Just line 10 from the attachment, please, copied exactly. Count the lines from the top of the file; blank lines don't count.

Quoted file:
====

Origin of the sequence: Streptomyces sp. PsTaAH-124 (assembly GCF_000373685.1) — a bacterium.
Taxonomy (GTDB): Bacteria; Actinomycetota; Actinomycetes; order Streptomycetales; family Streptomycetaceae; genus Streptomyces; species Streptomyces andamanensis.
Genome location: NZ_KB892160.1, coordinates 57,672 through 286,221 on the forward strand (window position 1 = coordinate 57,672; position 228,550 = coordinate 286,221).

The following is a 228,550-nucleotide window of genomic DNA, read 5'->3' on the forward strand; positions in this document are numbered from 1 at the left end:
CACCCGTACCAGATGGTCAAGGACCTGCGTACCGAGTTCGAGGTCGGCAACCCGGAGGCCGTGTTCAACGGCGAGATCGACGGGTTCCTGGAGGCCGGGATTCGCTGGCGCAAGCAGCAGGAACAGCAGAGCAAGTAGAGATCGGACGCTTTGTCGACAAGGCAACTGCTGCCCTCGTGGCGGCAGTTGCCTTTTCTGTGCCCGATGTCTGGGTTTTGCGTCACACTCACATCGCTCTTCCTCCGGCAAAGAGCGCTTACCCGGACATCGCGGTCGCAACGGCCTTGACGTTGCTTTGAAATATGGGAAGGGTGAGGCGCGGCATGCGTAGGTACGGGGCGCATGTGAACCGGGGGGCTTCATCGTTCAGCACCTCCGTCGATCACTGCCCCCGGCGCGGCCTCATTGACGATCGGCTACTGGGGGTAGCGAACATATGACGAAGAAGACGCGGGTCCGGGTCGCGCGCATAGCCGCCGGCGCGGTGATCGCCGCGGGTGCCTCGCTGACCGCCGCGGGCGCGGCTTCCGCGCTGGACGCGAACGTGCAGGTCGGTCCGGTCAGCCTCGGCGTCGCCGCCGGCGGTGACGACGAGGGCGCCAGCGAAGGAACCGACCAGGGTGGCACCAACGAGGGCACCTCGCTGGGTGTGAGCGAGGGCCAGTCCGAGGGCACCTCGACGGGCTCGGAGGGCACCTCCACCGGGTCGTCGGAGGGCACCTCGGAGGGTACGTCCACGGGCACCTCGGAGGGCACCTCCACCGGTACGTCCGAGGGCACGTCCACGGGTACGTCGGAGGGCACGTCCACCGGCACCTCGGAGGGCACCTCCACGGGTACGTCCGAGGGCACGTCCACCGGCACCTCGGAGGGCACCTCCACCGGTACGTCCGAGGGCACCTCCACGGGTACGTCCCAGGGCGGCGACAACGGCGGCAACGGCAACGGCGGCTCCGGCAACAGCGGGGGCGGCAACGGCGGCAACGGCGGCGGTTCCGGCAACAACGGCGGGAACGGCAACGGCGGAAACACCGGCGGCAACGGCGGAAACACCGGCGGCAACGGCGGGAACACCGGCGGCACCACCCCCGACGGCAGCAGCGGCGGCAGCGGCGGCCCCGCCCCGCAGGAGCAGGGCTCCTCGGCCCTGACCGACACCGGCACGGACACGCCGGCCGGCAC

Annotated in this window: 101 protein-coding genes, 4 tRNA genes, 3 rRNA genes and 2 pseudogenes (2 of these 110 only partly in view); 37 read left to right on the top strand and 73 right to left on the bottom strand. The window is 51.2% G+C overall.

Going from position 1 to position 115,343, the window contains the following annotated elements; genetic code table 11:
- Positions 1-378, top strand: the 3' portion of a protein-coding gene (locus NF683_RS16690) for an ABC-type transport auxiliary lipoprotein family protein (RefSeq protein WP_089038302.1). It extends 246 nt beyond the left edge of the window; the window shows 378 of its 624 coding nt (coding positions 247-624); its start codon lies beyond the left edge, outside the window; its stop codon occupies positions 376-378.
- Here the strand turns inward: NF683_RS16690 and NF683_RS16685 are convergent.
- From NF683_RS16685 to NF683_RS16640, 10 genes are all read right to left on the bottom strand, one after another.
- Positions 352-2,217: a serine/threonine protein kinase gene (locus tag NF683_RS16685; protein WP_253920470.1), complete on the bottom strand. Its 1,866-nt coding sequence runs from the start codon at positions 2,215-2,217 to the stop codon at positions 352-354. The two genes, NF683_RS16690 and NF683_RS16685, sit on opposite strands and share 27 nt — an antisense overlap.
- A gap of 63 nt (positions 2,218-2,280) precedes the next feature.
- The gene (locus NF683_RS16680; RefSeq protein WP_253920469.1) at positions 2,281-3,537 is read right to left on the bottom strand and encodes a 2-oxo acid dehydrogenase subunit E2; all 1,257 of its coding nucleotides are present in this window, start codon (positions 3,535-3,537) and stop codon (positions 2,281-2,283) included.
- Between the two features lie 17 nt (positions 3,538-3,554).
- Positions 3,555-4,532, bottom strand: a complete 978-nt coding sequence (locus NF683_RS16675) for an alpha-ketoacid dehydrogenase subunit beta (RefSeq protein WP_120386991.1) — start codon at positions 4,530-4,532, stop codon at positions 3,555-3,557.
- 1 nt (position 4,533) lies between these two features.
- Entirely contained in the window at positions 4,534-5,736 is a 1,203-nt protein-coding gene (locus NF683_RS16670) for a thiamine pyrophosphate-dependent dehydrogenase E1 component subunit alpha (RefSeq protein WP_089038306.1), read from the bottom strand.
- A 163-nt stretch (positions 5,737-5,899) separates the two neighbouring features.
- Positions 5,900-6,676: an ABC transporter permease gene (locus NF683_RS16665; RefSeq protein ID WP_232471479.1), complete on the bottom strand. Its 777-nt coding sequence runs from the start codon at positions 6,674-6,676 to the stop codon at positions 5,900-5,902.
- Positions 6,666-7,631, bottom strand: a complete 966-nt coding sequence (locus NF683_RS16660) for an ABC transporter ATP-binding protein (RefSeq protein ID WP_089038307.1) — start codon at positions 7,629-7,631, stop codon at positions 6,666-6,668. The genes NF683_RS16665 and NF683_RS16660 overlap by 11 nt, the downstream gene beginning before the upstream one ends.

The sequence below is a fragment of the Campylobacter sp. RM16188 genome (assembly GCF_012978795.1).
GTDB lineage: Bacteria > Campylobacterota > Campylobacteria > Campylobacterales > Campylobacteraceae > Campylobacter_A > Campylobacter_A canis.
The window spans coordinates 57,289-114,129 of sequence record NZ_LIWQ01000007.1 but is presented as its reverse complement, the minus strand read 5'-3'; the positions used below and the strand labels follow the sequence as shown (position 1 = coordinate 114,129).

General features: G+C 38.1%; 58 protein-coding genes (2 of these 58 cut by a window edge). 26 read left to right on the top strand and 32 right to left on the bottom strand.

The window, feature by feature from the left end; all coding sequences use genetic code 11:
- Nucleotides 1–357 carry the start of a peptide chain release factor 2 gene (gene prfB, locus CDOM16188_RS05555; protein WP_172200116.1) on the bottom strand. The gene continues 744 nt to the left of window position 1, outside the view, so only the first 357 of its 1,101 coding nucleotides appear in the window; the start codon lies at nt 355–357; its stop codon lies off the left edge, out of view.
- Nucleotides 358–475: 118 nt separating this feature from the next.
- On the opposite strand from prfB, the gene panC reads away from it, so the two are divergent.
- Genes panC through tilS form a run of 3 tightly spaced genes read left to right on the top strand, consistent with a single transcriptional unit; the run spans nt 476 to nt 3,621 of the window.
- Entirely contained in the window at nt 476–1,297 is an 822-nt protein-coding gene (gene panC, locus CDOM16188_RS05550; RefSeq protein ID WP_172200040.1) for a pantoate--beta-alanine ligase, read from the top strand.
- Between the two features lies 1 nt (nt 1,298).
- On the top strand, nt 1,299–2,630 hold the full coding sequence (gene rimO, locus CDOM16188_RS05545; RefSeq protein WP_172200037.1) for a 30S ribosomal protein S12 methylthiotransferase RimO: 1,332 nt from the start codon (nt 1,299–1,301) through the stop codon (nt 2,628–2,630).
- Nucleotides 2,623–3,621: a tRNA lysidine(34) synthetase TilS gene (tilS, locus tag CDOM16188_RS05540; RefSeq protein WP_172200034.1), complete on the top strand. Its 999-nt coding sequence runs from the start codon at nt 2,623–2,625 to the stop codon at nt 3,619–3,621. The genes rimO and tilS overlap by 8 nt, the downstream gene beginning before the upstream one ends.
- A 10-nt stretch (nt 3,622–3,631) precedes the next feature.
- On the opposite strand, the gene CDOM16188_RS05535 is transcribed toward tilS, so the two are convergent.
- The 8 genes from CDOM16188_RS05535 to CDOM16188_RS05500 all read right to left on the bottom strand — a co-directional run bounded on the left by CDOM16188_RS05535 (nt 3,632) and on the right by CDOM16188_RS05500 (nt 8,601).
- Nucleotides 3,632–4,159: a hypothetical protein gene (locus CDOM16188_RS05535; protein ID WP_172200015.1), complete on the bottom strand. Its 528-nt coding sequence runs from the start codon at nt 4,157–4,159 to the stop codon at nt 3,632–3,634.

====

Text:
- From NF683_RS16685 to NF683_RS16640, 10 genes are all read right to left on the bottom strand, one after another.